1UNHCR “Children on the Run,” July 9th 2014.
2UNHCR “Children on the Run”, July 9, 2014.
3The Convention on the Rights of the Child, Articles 2, 3, 6 and 22.
The Universal Declaration of Human Rights, Article 14.
United Nations General Assembly, Declaration on Territorial Asylum, 14 December 1967, A/RES/2312(XXII).
United Nations High Commissioner for Refugees, A Framework for the Protection of Children and United Nations High Commissioner for Refugees, Convention and Protocol Relating to the Status of Refugees.
4U.S. Code Title 22: Foreign Relations and Intercourse, Chapter 78: Trafficking Victims Protection; and U.S. Code Title 8: Aliens and Nationality, Chapter 12: Immigration and Nationality, Section 1158: Asylum.
5U.S. Code Title 8: Aliens and Nationality, Chapter 12: Immigration and Nationality, Section 1158: Asylum.
6Universal Declaration of Human Rights, Article 14.; United Nations General Assembly, Declaration on Territorial Asylum, 14 December 1967, A/RES/2312(XXII).; United Nations High Commissioner for Refugees, Convention and Protocol Relating to the Status of Refugees.; and United Nations High Commissioner for Refugees, Note on Non-Refoulement, 23 August 1977.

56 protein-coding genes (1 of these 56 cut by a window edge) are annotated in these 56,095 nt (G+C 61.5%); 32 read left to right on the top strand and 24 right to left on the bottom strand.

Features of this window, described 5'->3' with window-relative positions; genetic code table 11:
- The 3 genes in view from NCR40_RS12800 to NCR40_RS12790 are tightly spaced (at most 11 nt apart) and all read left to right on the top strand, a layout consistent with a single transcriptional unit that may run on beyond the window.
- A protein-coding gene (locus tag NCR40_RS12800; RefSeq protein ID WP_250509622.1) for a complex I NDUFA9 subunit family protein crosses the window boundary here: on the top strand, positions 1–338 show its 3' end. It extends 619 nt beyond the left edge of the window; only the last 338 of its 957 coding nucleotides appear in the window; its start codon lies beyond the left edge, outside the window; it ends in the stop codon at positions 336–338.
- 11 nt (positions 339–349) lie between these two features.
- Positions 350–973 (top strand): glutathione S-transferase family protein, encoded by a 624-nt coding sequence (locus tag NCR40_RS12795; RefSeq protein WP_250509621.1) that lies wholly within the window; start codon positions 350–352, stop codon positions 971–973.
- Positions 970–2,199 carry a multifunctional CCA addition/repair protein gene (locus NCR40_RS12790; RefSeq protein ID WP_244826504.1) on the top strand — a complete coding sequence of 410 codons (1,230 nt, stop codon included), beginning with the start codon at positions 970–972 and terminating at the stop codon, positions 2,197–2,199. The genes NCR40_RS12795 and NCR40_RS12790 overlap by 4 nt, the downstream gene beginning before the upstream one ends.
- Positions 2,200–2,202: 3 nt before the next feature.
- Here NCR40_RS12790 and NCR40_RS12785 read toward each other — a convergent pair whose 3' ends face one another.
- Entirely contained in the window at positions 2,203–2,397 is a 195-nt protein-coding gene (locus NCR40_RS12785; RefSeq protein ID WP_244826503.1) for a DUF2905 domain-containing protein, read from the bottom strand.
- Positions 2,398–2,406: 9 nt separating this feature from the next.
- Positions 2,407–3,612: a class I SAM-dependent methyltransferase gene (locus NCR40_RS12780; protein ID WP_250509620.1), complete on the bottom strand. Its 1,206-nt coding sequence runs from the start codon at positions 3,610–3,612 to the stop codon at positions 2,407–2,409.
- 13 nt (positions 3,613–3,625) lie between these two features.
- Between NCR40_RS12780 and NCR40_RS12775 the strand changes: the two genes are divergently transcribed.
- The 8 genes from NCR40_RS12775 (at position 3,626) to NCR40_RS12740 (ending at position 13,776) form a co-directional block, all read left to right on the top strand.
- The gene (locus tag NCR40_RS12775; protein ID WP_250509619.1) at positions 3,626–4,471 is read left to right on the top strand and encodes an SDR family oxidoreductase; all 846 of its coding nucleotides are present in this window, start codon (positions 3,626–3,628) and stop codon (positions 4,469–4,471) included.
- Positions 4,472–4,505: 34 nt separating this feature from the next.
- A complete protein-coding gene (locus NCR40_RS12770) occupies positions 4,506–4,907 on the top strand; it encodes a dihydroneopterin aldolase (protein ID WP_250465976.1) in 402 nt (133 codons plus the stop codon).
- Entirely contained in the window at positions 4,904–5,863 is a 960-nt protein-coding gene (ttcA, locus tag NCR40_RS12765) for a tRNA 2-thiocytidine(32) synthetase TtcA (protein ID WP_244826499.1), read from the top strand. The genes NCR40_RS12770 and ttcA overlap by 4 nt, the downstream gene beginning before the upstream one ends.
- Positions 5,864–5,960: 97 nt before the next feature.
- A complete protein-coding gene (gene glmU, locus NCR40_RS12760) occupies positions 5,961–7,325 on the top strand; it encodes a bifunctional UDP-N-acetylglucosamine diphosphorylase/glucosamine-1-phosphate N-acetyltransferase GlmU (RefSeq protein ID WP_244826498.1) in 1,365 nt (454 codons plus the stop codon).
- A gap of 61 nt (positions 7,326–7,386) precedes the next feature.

7Washington Office on Latin America “Mexico Now Detains More Central American Migrants than the United States”; and The Mexican Secretariat of the Interior, “Boletín mensual de estadísticas migratorias méxico, 2014.”
8UNHCR Report “Arrancados de Raíz”.
9“Ley de Refugiados y Protección Complementaria” (Law on Refugees and Complementary Protection), UNHCR. and “Cartagena Declaration on Refugees, Colloquium on the International Protection of Refugees in Central America, Mexico and Panama,” RefWorld.